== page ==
The 107th Chicago Auto Show started on Feb. 14 and runs through Feb. 22 at McCormick Place. This annual new-car exposition is the largest in size of all the big shows. According to the Chicago Automotive Trade Assoc. that runs it, McCormick Place is large enough to host the Detroit, Los Angeles and New York auto shows all at the same time!
Even though the CATA recognized its long history with posters showing a 1930s car being unloaded at the show decades ago, none of the U.S. Automakers exhibiting this year seemed to give much of a real nod to their heritage.
Buick mentioned that its new convertible was the first Buick ragtop in 21 years and a few model names like SS, ZR 1, Z/28, Challenger, Charger, Dart, GT40 and Mustang that date back to the '60s and '70s are still around. Mopar and Ford had some vintage style lifestyle accessories. But other than that, the German, Japanese and Italian automakers were the only ones that seemed to incorporate their history into their displays.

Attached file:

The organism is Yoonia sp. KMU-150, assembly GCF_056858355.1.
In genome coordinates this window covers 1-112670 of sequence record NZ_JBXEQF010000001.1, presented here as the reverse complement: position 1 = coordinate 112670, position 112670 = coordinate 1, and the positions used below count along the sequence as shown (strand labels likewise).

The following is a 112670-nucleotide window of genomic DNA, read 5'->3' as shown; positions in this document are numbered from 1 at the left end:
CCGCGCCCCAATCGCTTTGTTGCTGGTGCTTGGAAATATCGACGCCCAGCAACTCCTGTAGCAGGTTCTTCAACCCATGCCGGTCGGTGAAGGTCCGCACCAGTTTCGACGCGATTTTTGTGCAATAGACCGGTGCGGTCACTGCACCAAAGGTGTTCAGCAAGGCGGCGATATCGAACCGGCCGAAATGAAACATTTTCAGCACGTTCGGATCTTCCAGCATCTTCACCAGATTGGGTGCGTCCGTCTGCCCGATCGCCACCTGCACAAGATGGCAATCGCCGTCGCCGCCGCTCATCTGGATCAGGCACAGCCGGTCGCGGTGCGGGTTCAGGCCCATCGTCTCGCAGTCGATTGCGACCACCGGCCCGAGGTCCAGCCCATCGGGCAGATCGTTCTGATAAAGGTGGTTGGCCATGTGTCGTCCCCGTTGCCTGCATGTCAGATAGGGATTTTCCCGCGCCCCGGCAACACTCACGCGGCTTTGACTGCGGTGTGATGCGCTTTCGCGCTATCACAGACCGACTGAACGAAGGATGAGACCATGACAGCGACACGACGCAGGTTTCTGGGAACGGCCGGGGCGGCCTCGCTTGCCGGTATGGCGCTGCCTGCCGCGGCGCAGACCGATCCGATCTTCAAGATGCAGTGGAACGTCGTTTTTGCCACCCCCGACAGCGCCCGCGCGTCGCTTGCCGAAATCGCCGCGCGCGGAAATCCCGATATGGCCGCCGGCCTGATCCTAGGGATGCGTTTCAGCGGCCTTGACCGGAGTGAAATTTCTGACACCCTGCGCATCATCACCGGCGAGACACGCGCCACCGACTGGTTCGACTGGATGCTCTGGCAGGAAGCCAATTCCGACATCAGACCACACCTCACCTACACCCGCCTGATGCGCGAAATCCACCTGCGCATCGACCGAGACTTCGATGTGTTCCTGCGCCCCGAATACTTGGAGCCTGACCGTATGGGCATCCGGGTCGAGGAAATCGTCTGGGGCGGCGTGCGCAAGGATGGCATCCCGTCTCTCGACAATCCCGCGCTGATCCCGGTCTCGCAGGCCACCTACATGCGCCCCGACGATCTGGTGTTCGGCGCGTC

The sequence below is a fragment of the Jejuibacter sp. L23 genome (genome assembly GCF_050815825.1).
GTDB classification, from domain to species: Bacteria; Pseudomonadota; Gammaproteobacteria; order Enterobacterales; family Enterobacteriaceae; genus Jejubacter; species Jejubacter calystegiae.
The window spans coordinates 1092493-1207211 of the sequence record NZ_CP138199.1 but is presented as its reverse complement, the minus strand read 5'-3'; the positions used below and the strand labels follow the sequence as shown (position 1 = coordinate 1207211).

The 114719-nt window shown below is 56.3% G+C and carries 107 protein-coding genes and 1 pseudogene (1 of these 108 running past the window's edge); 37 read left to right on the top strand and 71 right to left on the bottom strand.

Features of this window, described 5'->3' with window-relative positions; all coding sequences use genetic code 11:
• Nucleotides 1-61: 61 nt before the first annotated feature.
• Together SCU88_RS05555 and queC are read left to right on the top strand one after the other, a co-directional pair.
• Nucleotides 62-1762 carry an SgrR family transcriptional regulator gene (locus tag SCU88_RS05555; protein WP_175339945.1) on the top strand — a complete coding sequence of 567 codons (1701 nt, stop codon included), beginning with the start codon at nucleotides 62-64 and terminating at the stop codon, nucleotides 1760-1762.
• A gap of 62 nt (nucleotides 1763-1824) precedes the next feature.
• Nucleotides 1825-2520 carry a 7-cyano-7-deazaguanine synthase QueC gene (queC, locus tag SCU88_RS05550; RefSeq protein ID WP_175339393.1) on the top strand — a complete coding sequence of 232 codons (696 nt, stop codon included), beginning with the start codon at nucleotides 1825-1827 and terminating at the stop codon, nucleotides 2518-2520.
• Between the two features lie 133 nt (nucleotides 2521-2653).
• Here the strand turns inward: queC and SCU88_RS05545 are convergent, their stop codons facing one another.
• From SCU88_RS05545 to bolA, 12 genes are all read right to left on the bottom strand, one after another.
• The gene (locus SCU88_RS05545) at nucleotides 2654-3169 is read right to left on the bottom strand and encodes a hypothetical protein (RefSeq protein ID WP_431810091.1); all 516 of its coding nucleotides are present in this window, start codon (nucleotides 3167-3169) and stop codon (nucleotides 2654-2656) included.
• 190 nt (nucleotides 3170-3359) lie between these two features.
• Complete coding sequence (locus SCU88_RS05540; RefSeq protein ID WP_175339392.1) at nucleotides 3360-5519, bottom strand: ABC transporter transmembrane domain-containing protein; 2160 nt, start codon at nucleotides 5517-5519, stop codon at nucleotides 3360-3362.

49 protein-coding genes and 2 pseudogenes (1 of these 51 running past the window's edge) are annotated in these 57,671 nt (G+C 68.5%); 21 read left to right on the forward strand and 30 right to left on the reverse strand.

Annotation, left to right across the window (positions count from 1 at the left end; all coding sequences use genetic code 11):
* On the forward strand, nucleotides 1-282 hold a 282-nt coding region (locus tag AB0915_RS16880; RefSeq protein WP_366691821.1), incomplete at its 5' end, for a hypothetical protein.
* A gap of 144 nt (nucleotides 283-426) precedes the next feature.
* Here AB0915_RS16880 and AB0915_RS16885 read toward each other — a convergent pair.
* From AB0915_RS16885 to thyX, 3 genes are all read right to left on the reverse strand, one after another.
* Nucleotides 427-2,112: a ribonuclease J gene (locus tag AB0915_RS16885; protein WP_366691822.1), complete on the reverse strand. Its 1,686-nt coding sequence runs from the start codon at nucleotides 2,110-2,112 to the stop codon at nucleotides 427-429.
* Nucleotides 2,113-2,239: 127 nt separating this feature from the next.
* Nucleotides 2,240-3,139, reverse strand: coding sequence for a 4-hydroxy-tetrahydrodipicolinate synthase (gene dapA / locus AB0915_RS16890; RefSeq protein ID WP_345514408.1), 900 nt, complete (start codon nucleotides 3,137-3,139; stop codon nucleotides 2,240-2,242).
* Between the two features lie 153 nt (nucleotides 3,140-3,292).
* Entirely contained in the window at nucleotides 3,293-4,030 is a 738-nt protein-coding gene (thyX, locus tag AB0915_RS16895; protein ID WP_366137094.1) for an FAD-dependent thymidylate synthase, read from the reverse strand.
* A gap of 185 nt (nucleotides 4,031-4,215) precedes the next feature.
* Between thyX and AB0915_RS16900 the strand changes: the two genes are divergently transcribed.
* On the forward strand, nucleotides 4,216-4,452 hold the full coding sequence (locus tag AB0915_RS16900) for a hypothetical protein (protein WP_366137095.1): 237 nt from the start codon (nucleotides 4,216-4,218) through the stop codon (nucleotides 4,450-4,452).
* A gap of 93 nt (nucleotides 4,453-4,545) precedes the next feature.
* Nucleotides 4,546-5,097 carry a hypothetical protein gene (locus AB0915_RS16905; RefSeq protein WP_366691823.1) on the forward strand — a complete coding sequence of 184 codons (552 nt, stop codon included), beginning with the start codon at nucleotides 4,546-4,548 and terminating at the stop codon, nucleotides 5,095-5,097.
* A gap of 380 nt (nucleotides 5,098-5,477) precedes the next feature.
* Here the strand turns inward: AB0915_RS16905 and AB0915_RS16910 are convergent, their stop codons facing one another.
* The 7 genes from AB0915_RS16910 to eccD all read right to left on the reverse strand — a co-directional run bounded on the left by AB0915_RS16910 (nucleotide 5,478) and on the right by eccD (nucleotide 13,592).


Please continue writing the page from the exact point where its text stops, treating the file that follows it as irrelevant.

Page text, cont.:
Toyota had a bunch of signs and two actual vintage cars telling the story of the company's past and what a crowd they had around them! Mini had a product display mentioning its racing history and association with race car tuner John Cooper. Miata had a "vintage" 1990 model on display.
Alfa Romeo was definitely the winner of the show with a fabulous array of historical red racing classics that included a multi-million-dollar 1932 Gran Premio Tipo B P3 and a 1951 Gran Premio Tipo 159 Alfetta, as well as a sporty 1967 Tipo 33 Stradale GT coupe.
Now, old car buffs are gearheads and every gearhead will enjoy seeing this year's Chicago Auto Show, but it sure would be nice to see more American car companies showing a keener interest in their past.